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MEMORIAL DAY 2015 IV: The hypocrisy of the propaganda for the so-called 'Greatest Generation...' ...that legacy was segregation, lynch law, and race riots from Mobile to Detroit to Los Angeles... How the Confederate Flag was raised on Okinawa before the Stars and Stripes!....

Memorial Day is May 31, 2015, despite the fact that the holiday is now marked on difference days, some as far as a week away from the actual date. But it's again time to stop and think about the propaganda that Americans have to cut through to understand some of the realities that make Memorial Day more complex than the simplifications we hear today in most of the corporate media.

When federally funded ship building in Mobile Alabama required that black workers to skilled work, the majority of the white workers at the ship building companies in Mobile rioted, declaring that black men (the actual descriptive was much less neutral) would never be allowed to weld in Alabama. Like Detroit and other cities, the riots during World War II were also reflected in the racism within many of the armed services at that time.Although one of the greatest books about war is Eugene Sledge's "With the Old Breed," readers and history shouldn't ignore certain facts that accompany the narrative of the suffering of the Marines moving south on Okinawa through the mud and rains of May and early June 1945:

"About midmorning on 29 May, 3/5 attacked the Shuri with Company L in the lead and companies K and I following closely. Earlier in the morning, Company A, 1st Battalion, 5th Marines had attacked eastward into the rains of Shuri Castle and raise the Confederate flag. When we learned that the flag of the Confederacy had been hoisted over the very heart and soul of the Japanese resistance, all of us Southerners [Sledge was from Alabama] cheered loudly. The Yankees among us grumbled, and the Westerners didn't know what to do..."

While Tom Hanks of Hollywood rightly praises the courage of the Marines on Okinawa, and the Hollywood production of "The Pacific" does a good job of depicting the horrors of the island wars fought mostly by the Marines (by Okinawa, there were two Army divisions, which were integrated, and two Marine divisions, which were still segregated, doing the fighting on Okinawa), those who wish to binge on "The Pacific" might want to note its strange similarity to "Forrest Gump" and other narratives that were overly sympathetic to the slave states of America and the nastiest of the slavers (in the case of Forrest Gump, the founder of the KKK, Nathan Bedford Forrest). Hollywood propaganda may be closer to the hearts of Americans, but it is still propaganda.

Okinawa was a reality in my family because my mother served with the U.S. Army Nurse Corps in a field hospital on the island during the battle, which lasted at its worst from April 1, 1945 through early July 1945. The post-traumatic stress and nightmares from those months were part of our family's reality during the 1950s, 1960s, 1970s and into the 1980s (when my mother died).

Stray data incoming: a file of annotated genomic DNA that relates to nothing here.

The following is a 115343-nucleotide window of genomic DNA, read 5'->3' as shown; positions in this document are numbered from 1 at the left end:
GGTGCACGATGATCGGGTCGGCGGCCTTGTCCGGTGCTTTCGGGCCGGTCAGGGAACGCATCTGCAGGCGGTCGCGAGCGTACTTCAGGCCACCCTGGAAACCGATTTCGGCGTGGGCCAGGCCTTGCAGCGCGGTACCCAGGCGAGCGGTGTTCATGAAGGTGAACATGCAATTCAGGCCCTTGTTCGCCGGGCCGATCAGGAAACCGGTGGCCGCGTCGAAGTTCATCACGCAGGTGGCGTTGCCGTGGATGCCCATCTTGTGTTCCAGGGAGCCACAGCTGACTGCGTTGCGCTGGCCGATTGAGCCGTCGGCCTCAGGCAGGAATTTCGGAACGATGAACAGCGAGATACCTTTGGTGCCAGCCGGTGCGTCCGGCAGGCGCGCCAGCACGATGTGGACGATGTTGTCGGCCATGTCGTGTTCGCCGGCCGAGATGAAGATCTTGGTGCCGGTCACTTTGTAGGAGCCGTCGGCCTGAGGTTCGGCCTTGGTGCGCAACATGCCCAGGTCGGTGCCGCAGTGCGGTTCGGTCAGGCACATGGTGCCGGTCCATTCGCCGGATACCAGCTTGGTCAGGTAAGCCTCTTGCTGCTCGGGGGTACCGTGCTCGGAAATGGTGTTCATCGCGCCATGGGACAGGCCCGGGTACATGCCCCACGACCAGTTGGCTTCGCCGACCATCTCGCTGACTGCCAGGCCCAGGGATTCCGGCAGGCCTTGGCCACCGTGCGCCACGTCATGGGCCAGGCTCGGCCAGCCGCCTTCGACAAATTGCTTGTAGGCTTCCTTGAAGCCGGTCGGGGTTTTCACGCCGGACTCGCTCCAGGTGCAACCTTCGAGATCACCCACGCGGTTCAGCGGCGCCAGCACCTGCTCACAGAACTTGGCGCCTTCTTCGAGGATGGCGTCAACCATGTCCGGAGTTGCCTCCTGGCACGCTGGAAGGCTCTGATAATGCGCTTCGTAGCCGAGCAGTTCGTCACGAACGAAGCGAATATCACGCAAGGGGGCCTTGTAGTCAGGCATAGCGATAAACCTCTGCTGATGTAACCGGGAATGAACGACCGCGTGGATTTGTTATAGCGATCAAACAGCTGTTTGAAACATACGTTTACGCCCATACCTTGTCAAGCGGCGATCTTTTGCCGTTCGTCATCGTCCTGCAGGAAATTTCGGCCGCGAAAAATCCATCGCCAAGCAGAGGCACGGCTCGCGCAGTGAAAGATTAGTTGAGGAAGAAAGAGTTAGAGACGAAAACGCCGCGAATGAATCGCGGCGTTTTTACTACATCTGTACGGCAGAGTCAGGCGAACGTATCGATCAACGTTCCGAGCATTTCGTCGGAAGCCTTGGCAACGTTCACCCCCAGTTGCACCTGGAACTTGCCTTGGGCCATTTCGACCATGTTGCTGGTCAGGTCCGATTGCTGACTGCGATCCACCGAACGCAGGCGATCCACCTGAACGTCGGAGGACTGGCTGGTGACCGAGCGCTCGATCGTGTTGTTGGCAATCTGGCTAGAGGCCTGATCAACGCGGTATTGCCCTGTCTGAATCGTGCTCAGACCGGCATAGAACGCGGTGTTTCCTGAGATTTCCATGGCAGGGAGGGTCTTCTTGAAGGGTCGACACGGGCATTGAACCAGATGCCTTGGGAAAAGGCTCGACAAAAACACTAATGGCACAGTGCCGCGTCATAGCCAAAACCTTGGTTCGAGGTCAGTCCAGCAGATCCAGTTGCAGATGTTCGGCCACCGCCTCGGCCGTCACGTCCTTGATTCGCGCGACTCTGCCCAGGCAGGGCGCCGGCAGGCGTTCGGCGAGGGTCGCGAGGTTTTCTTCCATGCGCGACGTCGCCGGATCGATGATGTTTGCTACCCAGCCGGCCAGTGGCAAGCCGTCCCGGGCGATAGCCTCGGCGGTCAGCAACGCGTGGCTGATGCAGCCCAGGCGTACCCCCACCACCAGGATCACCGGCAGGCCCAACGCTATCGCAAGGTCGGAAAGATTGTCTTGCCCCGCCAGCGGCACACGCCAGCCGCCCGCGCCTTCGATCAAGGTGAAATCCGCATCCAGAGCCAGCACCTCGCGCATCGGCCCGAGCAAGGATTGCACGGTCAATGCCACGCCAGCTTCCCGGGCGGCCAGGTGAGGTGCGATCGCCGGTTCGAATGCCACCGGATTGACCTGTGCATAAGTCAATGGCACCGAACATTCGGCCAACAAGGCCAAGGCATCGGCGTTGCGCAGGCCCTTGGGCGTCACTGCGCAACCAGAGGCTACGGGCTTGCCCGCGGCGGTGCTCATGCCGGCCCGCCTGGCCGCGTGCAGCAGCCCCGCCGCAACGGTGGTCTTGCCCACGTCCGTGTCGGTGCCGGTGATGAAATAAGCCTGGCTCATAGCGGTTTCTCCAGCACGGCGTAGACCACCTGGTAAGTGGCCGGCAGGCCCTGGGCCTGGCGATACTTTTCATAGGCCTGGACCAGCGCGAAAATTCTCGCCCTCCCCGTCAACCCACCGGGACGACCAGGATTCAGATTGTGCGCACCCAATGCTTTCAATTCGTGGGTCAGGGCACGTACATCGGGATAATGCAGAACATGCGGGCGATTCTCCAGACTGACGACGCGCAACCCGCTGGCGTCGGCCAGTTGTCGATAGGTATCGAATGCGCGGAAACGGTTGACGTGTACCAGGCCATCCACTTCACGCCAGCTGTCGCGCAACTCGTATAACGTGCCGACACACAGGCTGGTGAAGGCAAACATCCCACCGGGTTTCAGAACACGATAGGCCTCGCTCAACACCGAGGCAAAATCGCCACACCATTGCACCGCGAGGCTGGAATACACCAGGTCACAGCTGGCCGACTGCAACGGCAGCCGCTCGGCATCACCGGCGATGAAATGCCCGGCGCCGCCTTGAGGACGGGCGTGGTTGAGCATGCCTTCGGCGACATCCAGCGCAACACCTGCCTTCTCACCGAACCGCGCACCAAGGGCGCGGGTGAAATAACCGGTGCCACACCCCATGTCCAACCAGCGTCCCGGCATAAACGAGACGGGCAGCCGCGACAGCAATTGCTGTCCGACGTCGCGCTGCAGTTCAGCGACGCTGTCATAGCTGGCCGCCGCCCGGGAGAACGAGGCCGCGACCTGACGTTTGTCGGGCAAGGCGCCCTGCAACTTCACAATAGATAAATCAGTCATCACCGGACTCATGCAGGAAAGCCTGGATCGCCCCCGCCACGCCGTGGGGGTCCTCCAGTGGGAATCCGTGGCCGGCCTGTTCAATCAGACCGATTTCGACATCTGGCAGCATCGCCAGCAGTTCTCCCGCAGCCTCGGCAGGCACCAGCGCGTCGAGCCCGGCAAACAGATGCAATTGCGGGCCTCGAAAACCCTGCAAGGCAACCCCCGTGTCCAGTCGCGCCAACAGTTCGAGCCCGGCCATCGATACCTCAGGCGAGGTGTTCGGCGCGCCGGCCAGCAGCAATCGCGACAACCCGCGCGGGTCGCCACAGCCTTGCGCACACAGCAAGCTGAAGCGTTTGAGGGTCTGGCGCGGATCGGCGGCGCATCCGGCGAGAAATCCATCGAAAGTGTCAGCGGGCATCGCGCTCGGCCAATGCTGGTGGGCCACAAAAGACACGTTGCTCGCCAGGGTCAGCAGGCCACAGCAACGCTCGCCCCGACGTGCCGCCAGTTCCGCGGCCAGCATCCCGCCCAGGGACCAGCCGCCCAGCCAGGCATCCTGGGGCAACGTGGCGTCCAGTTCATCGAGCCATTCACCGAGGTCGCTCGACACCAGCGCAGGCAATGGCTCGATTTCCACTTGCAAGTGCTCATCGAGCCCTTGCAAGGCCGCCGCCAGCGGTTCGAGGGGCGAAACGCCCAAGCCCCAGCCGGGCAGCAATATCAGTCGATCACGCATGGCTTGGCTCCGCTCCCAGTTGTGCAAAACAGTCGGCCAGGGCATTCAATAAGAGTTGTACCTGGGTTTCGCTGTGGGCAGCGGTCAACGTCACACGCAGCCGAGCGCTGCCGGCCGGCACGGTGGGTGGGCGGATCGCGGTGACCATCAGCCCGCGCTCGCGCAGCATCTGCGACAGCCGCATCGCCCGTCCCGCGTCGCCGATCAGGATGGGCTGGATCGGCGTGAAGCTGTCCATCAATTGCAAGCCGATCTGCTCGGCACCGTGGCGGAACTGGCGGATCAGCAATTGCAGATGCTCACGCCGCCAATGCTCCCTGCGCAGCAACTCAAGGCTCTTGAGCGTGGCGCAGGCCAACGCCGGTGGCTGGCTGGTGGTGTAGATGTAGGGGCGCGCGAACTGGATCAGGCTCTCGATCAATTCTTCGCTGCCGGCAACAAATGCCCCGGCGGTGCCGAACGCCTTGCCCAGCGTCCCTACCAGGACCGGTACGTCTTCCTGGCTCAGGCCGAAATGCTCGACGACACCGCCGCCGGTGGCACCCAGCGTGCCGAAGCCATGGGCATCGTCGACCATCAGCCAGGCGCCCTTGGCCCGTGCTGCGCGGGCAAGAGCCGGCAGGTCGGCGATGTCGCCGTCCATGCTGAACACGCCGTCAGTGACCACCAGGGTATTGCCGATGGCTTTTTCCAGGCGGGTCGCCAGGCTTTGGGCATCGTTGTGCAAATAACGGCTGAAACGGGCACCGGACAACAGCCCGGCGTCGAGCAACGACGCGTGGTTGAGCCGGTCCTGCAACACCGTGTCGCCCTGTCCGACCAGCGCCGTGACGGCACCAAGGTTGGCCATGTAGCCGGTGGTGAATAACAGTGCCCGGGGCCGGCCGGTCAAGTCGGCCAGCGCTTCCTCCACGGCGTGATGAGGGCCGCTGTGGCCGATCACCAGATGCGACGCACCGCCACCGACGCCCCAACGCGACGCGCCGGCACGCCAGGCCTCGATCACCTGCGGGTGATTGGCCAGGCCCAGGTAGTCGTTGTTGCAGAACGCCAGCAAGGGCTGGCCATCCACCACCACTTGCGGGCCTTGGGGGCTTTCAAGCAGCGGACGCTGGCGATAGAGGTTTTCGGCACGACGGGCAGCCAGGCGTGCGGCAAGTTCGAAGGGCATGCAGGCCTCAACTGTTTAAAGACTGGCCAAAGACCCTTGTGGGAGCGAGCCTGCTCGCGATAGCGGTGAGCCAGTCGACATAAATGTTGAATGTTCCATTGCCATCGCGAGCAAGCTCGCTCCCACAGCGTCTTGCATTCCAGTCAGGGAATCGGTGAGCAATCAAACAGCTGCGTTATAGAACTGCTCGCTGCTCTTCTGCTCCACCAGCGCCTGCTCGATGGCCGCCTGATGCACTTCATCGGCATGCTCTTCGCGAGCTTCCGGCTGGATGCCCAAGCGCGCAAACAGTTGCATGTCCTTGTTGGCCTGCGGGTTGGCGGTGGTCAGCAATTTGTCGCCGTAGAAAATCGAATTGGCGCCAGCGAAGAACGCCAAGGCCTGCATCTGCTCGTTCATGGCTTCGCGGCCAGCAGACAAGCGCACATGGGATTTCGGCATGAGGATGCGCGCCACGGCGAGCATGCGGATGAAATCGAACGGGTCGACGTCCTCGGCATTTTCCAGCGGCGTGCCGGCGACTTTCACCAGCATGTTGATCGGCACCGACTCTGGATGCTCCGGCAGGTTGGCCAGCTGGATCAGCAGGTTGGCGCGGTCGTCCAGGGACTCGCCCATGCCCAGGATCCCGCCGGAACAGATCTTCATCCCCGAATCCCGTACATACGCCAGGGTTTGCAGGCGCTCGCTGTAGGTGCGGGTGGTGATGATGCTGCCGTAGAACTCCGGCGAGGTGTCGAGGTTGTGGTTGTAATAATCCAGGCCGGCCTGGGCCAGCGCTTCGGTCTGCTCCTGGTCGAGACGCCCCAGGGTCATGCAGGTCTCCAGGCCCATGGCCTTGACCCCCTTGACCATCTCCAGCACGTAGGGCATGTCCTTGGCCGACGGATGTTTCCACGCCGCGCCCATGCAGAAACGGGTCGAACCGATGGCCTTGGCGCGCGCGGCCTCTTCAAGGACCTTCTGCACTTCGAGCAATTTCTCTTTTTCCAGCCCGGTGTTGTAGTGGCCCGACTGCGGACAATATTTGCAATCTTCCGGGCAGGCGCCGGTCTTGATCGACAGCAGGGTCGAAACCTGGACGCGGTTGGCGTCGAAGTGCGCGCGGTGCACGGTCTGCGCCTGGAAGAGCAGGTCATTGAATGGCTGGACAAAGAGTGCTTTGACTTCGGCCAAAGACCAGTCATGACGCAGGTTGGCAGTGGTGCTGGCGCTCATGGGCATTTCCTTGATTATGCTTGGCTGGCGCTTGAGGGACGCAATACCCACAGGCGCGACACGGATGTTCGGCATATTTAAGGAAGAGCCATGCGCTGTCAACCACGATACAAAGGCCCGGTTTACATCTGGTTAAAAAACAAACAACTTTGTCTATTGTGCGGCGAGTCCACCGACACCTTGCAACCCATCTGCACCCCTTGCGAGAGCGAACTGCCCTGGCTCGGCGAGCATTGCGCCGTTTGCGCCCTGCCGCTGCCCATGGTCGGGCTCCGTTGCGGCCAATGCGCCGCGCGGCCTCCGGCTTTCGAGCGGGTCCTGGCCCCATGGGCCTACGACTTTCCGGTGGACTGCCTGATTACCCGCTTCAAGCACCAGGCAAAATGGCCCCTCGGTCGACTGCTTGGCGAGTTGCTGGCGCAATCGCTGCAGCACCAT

Those who are interested in an accurate history of the era, then, have to face the complexity of white supremacy at the time. The heroism of the Marines on Okinawa, memorably described in Sledge's book and others, cannot be denied. But as "The Pacific" notes, by focusing on the Marines, the sacrifices were made by virtually all "white" service men (Ira Hayes and a few Native Americans and Latinos were considered whites for Marine purposes; African Americans were excluded from combat units...). There are many good accounts of how difficult it was to force the desegregation of the U.S. Marine Corps, so anyone interested can read them. One of the most extensive is available readily on line.

While President Truman ordered the desegregation of the armed forces in 1948 (the same time that Jackie Robinson was desegregating Major League baseball), there is as yet (in 2015) no "42" to cover the trials faced by the men who wanted to be "real" (meaning combat) U.S. Marines during the battles of the Second World War.

At home, race riots peaked during 1943 and gave the Nazis food for their own propaganda machines. As LIFE magazine described the scene in June 1943:

One of the many photos of the scenes from the Detroit race riot of June 1943.In 1943, race riots convulsed cities around the U.S., from Southern Californias infamous Zoot Suit riots in early June to widespread conflicts in St. Louis, New York, Baltimore and elsewhere. But no riots that year were as deadly, and few lasted as long, as the three days of violence that jolted Detroit in late June. Sparked by seemingly minor altercations amid aggressive white resistance to black labor flocking to the citys factories during Americas ramped up war effort, the Detroit riots (June 20 22) killed 34 people 25 African Americans and nine whites wounded hundreds more and damaged and destroyed property worth millions



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